Shanghai has become a hotbed of fashion talent in recent years. The gleaming facades of luxury stores in JingAn, Xintiandi and the former French Concession are just one indication of Chinese buying power and how important the market is for the biggest global fashion brands.
Yet independent labels have also flourished here, pushing the agenda for Shanghai as an Asia fashion capital and China’s most fashionable city. And trendy boutiques, restaurants and bars are sprouting at an almost alarming pace in the city, feeding its residents’ insatiable desire for newness and ever fresher blends of East-meets-West.
Contemporary fashion designer and Shanghai native Helen Lee helms her own eponymous label as well as being creative director of ski-and-sportswear brand Perfect Moment. After many years hanging out mostly in parts of the former French Concession, where her fashion-label atelier was once based, she now has a new neighbourhood on the radar: Suzhou Creek’s Southside area, which is currently undergoing an urban regeneration with a luxury and fashion focus.
In between designing, meeting clients or managing her stores, Lee has little time for shopping. So where would a fashion designer go in Shanghai? “I don’t buy that much fashion in Shanghai, but I do love browsing. There are few new shops to check out – one of my favourites is called LMDS (1 Taojiang Lu), which is really quite a chic and fashionable boutique.
“I also just opened my Helen Lee South Creekside store (203, 955 South Suzhou Road). The space is big and airy, and I now spend a lot time there. The 5,900-square-foot space is more like a private shop/ showroom — I wanted to have this kind of space so I can hang out with buyers and clients. I wanted to make it quite special and easy for people to look at the clothes and get to know the brand better.”
It’s in an area that’s been newly developed by the Balian Group, with the aim of creating a new fashion centre within the city. “I can show my designs to the buyers and consumers in a really comfortable environment where I can connect better with buyers and clients,” Lee says. “It’s like a refurbished warehouse space that’s designed in a really simple, charming and light way.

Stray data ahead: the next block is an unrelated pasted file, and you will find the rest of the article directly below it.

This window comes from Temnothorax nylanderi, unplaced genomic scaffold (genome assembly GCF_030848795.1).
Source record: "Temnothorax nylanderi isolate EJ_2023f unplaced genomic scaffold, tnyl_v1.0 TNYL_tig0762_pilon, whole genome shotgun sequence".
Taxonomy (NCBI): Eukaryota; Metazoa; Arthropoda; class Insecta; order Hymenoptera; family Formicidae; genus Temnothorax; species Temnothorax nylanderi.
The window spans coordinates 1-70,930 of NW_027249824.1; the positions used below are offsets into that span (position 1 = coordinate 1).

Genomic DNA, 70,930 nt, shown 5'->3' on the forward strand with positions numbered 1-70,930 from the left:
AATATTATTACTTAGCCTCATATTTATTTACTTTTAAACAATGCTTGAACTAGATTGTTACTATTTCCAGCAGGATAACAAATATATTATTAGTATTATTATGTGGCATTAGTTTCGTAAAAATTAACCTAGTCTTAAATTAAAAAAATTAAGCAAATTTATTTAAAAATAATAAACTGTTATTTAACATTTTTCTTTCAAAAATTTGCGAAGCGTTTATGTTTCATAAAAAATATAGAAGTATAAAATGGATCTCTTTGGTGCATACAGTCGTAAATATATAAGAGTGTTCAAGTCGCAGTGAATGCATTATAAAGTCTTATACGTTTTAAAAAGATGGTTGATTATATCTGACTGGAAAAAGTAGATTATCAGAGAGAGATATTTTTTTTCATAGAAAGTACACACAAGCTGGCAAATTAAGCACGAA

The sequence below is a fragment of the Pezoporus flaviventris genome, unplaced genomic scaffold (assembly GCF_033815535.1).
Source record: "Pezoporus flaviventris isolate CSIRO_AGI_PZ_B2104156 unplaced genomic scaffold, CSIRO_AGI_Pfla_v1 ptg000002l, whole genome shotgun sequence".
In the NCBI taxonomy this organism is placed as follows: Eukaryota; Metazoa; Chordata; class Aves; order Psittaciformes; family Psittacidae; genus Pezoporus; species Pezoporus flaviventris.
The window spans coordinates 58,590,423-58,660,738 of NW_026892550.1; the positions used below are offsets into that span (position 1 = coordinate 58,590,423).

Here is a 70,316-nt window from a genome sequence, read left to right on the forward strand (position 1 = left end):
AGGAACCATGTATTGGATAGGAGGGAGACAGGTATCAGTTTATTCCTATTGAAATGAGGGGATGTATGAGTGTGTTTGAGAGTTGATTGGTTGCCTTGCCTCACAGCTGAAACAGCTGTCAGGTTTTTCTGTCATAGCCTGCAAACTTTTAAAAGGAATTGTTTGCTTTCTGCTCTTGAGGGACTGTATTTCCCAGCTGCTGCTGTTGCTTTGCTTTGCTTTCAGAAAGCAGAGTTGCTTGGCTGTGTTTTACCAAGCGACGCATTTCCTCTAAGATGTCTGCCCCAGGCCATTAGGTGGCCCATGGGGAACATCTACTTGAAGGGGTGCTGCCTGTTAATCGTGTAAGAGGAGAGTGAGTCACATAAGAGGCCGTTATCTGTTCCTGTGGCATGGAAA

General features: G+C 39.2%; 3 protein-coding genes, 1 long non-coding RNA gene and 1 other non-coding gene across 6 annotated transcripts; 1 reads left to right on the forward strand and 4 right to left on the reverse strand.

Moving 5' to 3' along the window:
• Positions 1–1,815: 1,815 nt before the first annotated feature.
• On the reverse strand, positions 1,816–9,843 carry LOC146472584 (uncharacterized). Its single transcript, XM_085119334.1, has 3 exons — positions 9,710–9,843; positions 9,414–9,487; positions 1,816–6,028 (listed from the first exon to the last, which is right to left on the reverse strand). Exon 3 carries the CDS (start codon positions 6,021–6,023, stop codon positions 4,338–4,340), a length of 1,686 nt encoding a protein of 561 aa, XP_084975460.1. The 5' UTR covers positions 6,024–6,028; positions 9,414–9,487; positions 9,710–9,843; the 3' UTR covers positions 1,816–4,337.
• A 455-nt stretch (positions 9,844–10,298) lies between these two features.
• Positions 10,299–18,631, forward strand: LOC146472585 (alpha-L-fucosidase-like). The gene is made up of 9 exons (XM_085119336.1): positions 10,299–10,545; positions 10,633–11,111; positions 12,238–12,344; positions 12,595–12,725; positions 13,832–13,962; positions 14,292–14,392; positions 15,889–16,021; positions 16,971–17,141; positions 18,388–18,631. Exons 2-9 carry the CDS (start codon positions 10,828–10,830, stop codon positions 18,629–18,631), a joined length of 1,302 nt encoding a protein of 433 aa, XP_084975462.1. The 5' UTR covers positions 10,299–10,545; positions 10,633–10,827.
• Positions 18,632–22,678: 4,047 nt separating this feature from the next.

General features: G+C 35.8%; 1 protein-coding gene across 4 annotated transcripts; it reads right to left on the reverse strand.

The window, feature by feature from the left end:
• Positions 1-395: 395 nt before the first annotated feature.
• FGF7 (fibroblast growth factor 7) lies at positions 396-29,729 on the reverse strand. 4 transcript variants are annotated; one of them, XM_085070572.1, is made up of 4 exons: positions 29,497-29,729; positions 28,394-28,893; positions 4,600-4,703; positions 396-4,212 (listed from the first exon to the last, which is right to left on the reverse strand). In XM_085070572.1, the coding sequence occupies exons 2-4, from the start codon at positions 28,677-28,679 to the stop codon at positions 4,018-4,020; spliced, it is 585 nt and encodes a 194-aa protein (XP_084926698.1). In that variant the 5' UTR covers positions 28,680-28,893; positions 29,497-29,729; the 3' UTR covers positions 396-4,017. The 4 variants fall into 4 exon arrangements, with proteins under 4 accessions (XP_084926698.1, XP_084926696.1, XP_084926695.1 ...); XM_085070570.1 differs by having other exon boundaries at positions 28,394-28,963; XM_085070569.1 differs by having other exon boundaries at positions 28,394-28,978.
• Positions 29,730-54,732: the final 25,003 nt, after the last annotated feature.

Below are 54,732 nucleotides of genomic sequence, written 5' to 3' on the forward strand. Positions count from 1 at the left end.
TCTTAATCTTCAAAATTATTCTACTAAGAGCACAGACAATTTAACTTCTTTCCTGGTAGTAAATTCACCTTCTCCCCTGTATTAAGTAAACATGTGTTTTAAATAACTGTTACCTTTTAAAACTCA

“There are meeting rooms, store space, changing rooms, a photo shoot room and even a little bar, so people can just hang out. I want toshow off the creativity we’re trying to present here and it gives us the flexibility to do events for VIPs, or mini fashion shows or even cool reception parties for the arts and design crowd.”
“I like to hang out around Anfu Lu and Fumin Road, my local neighbourhood,” says Lee. The heart of the former French Concession, it’s home to many international-style boutiques, restaurants and concept bars. It’s also a haven for expats living in the city, where most venues willhave English menus and English-speaking staff.
“I also like hanging out around the Bund, usually just because I really like to look at the Huangpu River,” she says — and despite growing up in Shanghai, she’s not averse to frequenting some of the city’s luxury hotels. “I really like the Hyatt — there are a couple of nice venues there — or we’ll go to the Shangri-La for brunch or afternoon tea. On certain occasions, I’ll head to the Peace Hotel to have very old-style Shanghai cuisine for brunch. I love relaxing while looking at that waterfront view.”
Eat & Drink
They say fashion people hardly eat, but Lee and her husband regularly tour Shanghai’s vibrant restaurant scene. Last time we met, we were laughing over smokey whiskey cocktails at a new contemporary Chinese restaurant called Daojianghu (3/F, 50 Tai’An Lu).
Recently, though, she has another obsession: “My favourite place to eat is this tiny Japanese restaurant called Tianji (570 Yongjia Lu). It only has eight seats, so it’s really intimate. There’s really good tempura and they use handmade vintage ceramics and glass tableware that the chef collected and brought back from Japan.
“It’s a really artistic and beautiful place. You watch the chef cook everything in front of you, and he introduces all of the fresh food and ingredients, as well as different ways of eating it with different sauces. Let’s not forget the vast and quite special collection of sake they have, either.
“If we’re talking about bars,” she adds, “I like cocktails, so I often go to the Japanese-style speakeasy called Speak Low (579 Fuxing Zhong Lu). I’ll usually try at least three or four different cocktails in a night … and they have four floors. The Margarita and Flurtibird cocktails are really great, but at the end of the day my favourite drinks are usually champagne, dirty martinis and gin and tonic.”